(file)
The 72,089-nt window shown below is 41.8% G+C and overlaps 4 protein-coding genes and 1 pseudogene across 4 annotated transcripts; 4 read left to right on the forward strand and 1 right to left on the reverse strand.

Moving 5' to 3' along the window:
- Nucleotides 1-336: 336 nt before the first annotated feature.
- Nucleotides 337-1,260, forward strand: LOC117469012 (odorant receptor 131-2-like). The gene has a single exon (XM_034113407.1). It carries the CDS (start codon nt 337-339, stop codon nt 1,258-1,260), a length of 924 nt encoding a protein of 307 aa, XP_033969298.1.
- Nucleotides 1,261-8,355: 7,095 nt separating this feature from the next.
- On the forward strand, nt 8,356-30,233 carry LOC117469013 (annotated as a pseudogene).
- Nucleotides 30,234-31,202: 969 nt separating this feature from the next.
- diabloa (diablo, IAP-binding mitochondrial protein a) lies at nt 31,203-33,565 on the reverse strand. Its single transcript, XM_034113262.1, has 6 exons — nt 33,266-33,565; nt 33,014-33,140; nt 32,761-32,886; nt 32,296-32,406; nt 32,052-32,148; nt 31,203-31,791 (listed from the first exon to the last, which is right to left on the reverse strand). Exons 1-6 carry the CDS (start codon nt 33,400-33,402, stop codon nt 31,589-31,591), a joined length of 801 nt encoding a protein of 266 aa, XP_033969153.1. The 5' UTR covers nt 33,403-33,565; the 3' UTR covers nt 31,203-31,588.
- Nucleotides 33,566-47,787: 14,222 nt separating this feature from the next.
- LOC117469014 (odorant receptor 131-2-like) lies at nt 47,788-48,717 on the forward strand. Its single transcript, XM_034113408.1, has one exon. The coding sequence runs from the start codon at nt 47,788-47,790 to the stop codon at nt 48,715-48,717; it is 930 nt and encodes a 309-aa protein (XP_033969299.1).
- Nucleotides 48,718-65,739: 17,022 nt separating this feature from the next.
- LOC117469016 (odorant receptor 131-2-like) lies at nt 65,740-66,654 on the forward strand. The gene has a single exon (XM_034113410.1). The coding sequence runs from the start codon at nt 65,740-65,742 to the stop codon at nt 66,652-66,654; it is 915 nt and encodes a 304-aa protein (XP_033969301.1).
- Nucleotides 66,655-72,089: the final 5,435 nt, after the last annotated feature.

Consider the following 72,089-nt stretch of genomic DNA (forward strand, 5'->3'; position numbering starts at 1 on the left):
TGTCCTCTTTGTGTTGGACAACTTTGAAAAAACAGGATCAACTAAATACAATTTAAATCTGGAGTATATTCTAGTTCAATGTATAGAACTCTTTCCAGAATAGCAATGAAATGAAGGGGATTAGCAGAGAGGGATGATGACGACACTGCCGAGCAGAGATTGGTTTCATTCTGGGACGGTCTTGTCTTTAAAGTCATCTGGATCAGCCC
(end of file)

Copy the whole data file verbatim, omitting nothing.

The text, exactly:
The 72,089-nt window shown below is 41.8% G+C and overlaps 4 protein-coding genes and 1 pseudogene across 4 annotated transcripts; 4 read left to right on the forward strand and 1 right to left on the reverse strand.

Moving 5' to 3' along the window:
- Nucleotides 1-336: 336 nt before the first annotated feature.
- Nucleotides 337-1,260, forward strand: LOC117469012 (odorant receptor 131-2-like). The gene has a single exon (XM_034113407.1). It carries the CDS (start codon nt 337-339, stop codon nt 1,258-1,260), a length of 924 nt encoding a protein of 307 aa, XP_033969298.1.
- Nucleotides 1,261-8,355: 7,095 nt separating this feature from the next.
- On the forward strand, nt 8,356-30,233 carry LOC117469013 (annotated as a pseudogene).
- Nucleotides 30,234-31,202: 969 nt separating this feature from the next.
- diabloa (diablo, IAP-binding mitochondrial protein a) lies at nt 31,203-33,565 on the reverse strand. Its single transcript, XM_034113262.1, has 6 exons — nt 33,266-33,565; nt 33,014-33,140; nt 32,761-32,886; nt 32,296-32,406; nt 32,052-32,148; nt 31,203-31,791 (listed from the first exon to the last, which is right to left on the reverse strand). Exons 1-6 carry the CDS (start codon nt 33,400-33,402, stop codon nt 31,589-31,591), a joined length of 801 nt encoding a protein of 266 aa, XP_033969153.1. The 5' UTR covers nt 33,403-33,565; the 3' UTR covers nt 31,203-31,588.
- Nucleotides 33,566-47,787: 14,222 nt separating this feature from the next.
- LOC117469014 (odorant receptor 131-2-like) lies at nt 47,788-48,717 on the forward strand. Its single transcript, XM_034113408.1, has one exon. The coding sequence runs from the start codon at nt 47,788-47,790 to the stop codon at nt 48,715-48,717; it is 930 nt and encodes a 309-aa protein (XP_033969299.1).
- Nucleotides 48,718-65,739: 17,022 nt separating this feature from the next.
- LOC117469016 (odorant receptor 131-2-like) lies at nt 65,740-66,654 on the forward strand. The gene has a single exon (XM_034113410.1). The coding sequence runs from the start codon at nt 65,740-65,742 to the stop codon at nt 66,652-66,654; it is 915 nt and encodes a 304-aa protein (XP_033969301.1).
- Nucleotides 66,655-72,089: the final 5,435 nt, after the last annotated feature.

Consider the following 72,089-nt stretch of genomic DNA (forward strand, 5'->3'; position numbering starts at 1 on the left):
TGTCCTCTTTGTGTTGGACAACTTTGAAAAAACAGGATCAACTAAATACAATTTAAATCTGGAGTATATTCTAGTTCAATGTATAGAACTCTTTCCAGAATAGCAATGAAATGAAGGGGATTAGCAGAGAGGGATGATGACGACACTGCCGAGCAGAGATTGGTTTCATTCTGGGACGGTCTTGTCTTTAAAGTCATCTGGATCAGCCC